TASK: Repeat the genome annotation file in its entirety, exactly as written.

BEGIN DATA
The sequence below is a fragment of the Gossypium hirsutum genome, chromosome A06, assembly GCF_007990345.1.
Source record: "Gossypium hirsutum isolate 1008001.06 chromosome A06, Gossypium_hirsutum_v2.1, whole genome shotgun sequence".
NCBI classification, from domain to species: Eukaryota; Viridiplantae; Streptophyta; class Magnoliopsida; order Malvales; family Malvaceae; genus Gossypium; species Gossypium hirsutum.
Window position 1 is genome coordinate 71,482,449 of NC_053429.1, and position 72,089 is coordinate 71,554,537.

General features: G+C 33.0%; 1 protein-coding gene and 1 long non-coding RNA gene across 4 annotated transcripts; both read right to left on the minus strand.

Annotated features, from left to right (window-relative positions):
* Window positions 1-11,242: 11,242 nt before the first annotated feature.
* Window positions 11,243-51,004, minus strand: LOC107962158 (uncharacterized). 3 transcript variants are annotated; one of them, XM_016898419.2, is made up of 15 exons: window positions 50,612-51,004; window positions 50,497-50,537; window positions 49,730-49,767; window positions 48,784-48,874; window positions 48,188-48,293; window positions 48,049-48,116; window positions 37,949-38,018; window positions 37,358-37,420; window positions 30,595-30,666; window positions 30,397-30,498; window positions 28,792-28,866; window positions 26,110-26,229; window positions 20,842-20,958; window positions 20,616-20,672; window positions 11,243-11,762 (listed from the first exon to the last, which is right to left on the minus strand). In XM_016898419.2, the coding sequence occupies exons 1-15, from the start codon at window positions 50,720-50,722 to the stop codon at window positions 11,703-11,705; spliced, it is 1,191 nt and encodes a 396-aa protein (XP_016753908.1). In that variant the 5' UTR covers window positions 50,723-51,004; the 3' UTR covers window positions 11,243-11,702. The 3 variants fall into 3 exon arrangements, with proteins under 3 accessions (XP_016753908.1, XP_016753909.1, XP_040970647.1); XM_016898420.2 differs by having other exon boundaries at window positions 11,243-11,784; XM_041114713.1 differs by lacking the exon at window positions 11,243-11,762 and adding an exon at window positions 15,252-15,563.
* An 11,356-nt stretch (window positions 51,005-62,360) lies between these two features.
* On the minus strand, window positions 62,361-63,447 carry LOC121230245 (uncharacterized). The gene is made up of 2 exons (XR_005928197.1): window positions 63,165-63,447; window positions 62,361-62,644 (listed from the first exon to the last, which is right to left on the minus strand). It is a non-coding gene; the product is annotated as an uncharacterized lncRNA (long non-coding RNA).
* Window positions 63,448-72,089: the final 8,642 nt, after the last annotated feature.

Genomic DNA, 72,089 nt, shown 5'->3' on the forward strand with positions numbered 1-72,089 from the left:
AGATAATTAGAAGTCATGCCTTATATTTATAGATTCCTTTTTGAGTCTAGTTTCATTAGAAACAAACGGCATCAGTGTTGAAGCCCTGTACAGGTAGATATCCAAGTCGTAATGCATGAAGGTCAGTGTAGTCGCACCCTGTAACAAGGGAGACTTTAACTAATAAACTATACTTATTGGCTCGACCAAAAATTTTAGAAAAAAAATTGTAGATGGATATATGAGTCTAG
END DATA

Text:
The sequence below is a fragment of the Gossypium hirsutum genome, chromosome A06, assembly GCF_007990345.1.
Source record: "Gossypium hirsutum isolate 1008001.06 chromosome A06, Gossypium_hirsutum_v2.1, whole genome shotgun sequence".
NCBI classification, from domain to species: Eukaryota; Viridiplantae; Streptophyta; class Magnoliopsida; order Malvales; family Malvaceae; genus Gossypium; species Gossypium hirsutum.
Window position 1 is genome coordinate 71,482,449 of NC_053429.1, and position 72,089 is coordinate 71,554,537.

General features: G+C 33.0%; 1 protein-coding gene and 1 long non-coding RNA gene across 4 annotated transcripts; both read right to left on the minus strand.

Annotated features, from left to right (window-relative positions):
* Window positions 1-11,242: 11,242 nt before the first annotated feature.
* Window positions 11,243-51,004, minus strand: LOC107962158 (uncharacterized). 3 transcript variants are annotated; one of them, XM_016898419.2, is made up of 15 exons: window positions 50,612-51,004; window positions 50,497-50,537; window positions 49,730-49,767; window positions 48,784-48,874; window positions 48,188-48,293; window positions 48,049-48,116; window positions 37,949-38,018; window positions 37,358-37,420; window positions 30,595-30,666; window positions 30,397-30,498; window positions 28,792-28,866; window positions 26,110-26,229; window positions 20,842-20,958; window positions 20,616-20,672; window positions 11,243-11,762 (listed from the first exon to the last, which is right to left on the minus strand). In XM_016898419.2, the coding sequence occupies exons 1-15, from the start codon at window positions 50,720-50,722 to the stop codon at window positions 11,703-11,705; spliced, it is 1,191 nt and encodes a 396-aa protein (XP_016753908.1). In that variant the 5' UTR covers window positions 50,723-51,004; the 3' UTR covers window positions 11,243-11,702. The 3 variants fall into 3 exon arrangements, with proteins under 3 accessions (XP_016753908.1, XP_016753909.1, XP_040970647.1); XM_016898420.2 differs by having other exon boundaries at window positions 11,243-11,784; XM_041114713.1 differs by lacking the exon at window positions 11,243-11,762 and adding an exon at window positions 15,252-15,563.
* An 11,356-nt stretch (window positions 51,005-62,360) lies between these two features.
* On the minus strand, window positions 62,361-63,447 carry LOC121230245 (uncharacterized). The gene is made up of 2 exons (XR_005928197.1): window positions 63,165-63,447; window positions 62,361-62,644 (listed from the first exon to the last, which is right to left on the minus strand). It is a non-coding gene; the product is annotated as an uncharacterized lncRNA (long non-coding RNA).
* Window positions 63,448-72,089: the final 8,642 nt, after the last annotated feature.

Genomic DNA, 72,089 nt, shown 5'->3' on the forward strand with positions numbered 1-72,089 from the left:
AGATAATTAGAAGTCATGCCTTATATTTATAGATTCCTTTTTGAGTCTAGTTTCATTAGAAACAAACGGCATCAGTGTTGAAGCCCTGTACAGGTAGATATCCAAGTCGTAATGCATGAAGGTCAGTGTAGTCGCACCCTGTAACAAGGGAGACTTTAACTAATAAACTATACTTATTGGCTCGACCAAAAATTTTAGAAAAAAAATTGTAGATGGATATATGAGTCTAG